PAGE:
Wednesday, 22 November, 2017

China's dissident Liu Xiaobo dies 'without enemies'

Tiananmen leader says world failed to save mentor Liu Tiananmen leader says world failed to save mentor Liu
Juana Turner | 15 July, 2017, 00:04

China has pushed back against a wave of worldwide censure over the death of democracy advocate Liu Xiaobo, telling the world to stay out of its "domestic affairs" and labelling the 2010 decision to award the late activist a Nobel peace prize "a blasphemy".

Foreign ministry spokesman Geng Shuang rejected the criticism of China's handling of Liu's death, adding that doctors made "all-out" efforts to treat him.

Beijing detained Liu in 2008 for his role in writing the manifesto and a year later sentenced him to 11 years in prison for "subversion".

The following year, Liu was awarded the Nobel Peace Prize for "his long and non-violent struggle for fundamental human rights in China".

Members of the U.S. Congress have held a hearing on the life of Chinese Nobel Peace Prize laureate Liu Xiaobo following his death in Chinese custody.

Shortly after Liu's death, Beijing's propaganda machine was already predicting the world would soon forget the democracy advocate, who lost a battle with liver cancer on Thursday at the age of 61.

Judicial authorities in Shenyang, where Liu was being treated, said he was given emergency treatment beginning Monday after his condition continued to deteriorate.

"At the same time it is our deep conviction that Liu Xiaobo will remain a powerful symbol for all who fight for freedom, democracy and a better world".

Japan's government says it will continue to pay close attention to human rights in China after the death of its most famous political prisoner. But the least it could have done in the case of its internationally known rights activist was to allow him to travel overseas for treatment when it became known he was battling for his life with liver cancer.

The Nobel Committee said in a statement, "We find it deeply disturbing that Liu Xiaobo was not transferred to a facility where he could receive adequate medical treatment before he became terminally ill".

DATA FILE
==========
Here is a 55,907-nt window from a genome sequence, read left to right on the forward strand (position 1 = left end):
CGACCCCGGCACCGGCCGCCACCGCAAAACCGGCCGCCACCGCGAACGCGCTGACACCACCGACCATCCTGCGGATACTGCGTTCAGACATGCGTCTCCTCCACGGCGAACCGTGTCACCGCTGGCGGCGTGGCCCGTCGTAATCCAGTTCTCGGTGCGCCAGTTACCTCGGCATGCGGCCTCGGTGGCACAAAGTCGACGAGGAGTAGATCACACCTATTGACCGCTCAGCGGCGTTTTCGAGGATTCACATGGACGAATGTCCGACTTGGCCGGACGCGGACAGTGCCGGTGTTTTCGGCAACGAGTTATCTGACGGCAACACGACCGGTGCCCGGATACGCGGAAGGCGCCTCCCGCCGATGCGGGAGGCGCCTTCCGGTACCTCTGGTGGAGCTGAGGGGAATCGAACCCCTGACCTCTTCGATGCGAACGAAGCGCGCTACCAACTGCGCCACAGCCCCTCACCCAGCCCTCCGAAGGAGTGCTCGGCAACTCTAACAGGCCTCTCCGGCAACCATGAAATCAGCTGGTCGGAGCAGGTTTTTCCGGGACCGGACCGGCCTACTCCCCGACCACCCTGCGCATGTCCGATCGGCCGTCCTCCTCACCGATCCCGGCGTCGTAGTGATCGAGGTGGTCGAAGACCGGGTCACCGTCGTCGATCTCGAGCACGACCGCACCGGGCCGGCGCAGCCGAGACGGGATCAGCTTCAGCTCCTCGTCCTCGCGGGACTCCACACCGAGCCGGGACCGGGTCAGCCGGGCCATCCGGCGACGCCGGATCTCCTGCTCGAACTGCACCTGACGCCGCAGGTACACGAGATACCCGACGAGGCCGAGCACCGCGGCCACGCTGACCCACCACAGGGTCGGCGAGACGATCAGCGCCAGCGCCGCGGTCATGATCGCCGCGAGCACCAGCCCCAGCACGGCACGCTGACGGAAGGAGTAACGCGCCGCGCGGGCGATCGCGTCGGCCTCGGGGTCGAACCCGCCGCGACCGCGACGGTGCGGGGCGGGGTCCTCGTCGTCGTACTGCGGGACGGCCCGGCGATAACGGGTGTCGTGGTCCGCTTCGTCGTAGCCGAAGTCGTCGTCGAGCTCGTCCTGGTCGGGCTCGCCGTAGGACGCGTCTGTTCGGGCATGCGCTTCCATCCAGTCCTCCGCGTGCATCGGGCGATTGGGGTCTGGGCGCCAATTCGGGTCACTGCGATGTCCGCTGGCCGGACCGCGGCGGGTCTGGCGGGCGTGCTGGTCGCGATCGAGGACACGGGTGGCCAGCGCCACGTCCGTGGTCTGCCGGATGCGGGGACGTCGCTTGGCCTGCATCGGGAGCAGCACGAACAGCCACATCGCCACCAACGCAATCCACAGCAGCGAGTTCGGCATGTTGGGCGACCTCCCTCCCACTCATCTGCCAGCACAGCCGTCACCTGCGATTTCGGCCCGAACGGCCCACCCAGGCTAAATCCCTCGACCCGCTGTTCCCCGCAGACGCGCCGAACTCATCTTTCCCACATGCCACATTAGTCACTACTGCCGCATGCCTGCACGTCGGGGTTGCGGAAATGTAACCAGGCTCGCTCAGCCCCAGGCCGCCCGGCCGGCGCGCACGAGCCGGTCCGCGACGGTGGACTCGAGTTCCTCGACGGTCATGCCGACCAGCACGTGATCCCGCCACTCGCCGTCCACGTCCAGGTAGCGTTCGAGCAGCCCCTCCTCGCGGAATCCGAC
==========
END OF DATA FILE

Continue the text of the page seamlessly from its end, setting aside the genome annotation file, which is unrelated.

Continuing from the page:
Germany and the United States had offered to take him in for medical care.

Almost seven years ago, neither Liu nor her husband's supporters foresaw the repercussions the award would have on her: a writer and artist who never considered herself a political person, who unflinchingly supported Liu Xiaobo but never actively participated in his campaigns. Liu once said, "I hope I will be the last victim in China's long record of treating words as crimes".

Salil Shetty, secretary-general of Amnesty International, called Liu "a man of fierce intellect, principle, wit and above all humanity".

After spending almost two years in detention following the Tiananmen crackdown, Liu was detained for the second time in 1995 after drafting a plea for political reform.

China's state media have described Liu as a stooge of the West, saying his Nobel Peace Prize was a sign of the West's prejudice, arrogance and intent to impose its own ideology on China. The military crackdown killed hundreds, possibly thousands, of people and heralded a more repressive era. On that day the world honoured and celebrated Liu Xiaobo's courage as it does again today.

The lack of public pressure meant "China was able to kill a Nobel peace laureate with impunity", said Jay Nordlinger, a political commentator and author of a book on the Peace Prize's history.

Liu Xia has been under house arrest since 2010 and only reunited with her husband last month when he was released on medical parole.

"Despite all he suffered, (he) continued to espouse the politics of peace", the United Nations high commissioner for human rights said.

Liu could not collect the prize himself, and he was represented at the ceremony by an empty chair.

She then referred to the "Chinese Dream", a term popularized by Chinese leader Xi Jinping.

"He set a great example for intellectuals in China, and for next generation, that he sacrificed his life for human rights for freedom of speech in China".

"I'm asking for political reform, asking for human rights, freedom and democracy", Ms Ai said.

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